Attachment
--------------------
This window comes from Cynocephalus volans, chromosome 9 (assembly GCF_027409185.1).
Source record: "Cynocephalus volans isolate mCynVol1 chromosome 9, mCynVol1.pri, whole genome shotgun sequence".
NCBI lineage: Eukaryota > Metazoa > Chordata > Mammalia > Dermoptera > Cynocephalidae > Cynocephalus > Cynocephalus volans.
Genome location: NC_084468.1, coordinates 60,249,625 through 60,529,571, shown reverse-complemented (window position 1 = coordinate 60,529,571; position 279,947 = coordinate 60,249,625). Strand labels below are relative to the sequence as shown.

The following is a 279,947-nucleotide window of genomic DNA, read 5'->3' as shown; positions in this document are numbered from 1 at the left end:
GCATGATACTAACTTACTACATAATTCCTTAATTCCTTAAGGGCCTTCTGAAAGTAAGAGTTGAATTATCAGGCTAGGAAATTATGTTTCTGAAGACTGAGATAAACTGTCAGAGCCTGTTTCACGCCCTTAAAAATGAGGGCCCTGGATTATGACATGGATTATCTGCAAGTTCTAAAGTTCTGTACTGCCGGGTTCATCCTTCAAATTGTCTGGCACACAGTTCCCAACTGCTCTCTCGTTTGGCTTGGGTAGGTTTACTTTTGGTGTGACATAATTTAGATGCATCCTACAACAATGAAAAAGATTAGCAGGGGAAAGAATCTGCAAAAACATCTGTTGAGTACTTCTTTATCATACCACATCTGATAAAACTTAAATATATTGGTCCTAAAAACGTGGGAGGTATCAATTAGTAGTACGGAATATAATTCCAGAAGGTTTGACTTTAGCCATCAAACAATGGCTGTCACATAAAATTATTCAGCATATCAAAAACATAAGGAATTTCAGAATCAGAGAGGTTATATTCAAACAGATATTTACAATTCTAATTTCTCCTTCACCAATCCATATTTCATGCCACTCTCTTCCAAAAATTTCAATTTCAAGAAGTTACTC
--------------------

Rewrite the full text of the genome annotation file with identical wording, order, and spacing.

This window comes from Cynocephalus volans, chromosome 9 (assembly GCF_027409185.1).
Source record: "Cynocephalus volans isolate mCynVol1 chromosome 9, mCynVol1.pri, whole genome shotgun sequence".
NCBI lineage: Eukaryota > Metazoa > Chordata > Mammalia > Dermoptera > Cynocephalidae > Cynocephalus > Cynocephalus volans.
Genome location: NC_084468.1, coordinates 60,249,625 through 60,529,571, shown reverse-complemented (window position 1 = coordinate 60,529,571; position 279,947 = coordinate 60,249,625). Strand labels below are relative to the sequence as shown.

The following is a 279,947-nucleotide window of genomic DNA, read 5'->3' as shown; positions in this document are numbered from 1 at the left end:
GCATGATACTAACTTACTACATAATTCCTTAATTCCTTAAGGGCCTTCTGAAAGTAAGAGTTGAATTATCAGGCTAGGAAATTATGTTTCTGAAGACTGAGATAAACTGTCAGAGCCTGTTTCACGCCCTTAAAAATGAGGGCCCTGGATTATGACATGGATTATCTGCAAGTTCTAAAGTTCTGTACTGCCGGGTTCATCCTTCAAATTGTCTGGCACACAGTTCCCAACTGCTCTCTCGTTTGGCTTGGGTAGGTTTACTTTTGGTGTGACATAATTTAGATGCATCCTACAACAATGAAAAAGATTAGCAGGGGAAAGAATCTGCAAAAACATCTGTTGAGTACTTCTTTATCATACCACATCTGATAAAACTTAAATATATTGGTCCTAAAAACGTGGGAGGTATCAATTAGTAGTACGGAATATAATTCCAGAAGGTTTGACTTTAGCCATCAAACAATGGCTGTCACATAAAATTATTCAGCATATCAAAAACATAAGGAATTTCAGAATCAGAGAGGTTATATTCAAACAGATATTTACAATTCTAATTTCTCCTTCACCAATCCATATTTCATGCCACTCTCTTCCAAAAATTTCAATTTCAAGAAGTTACTC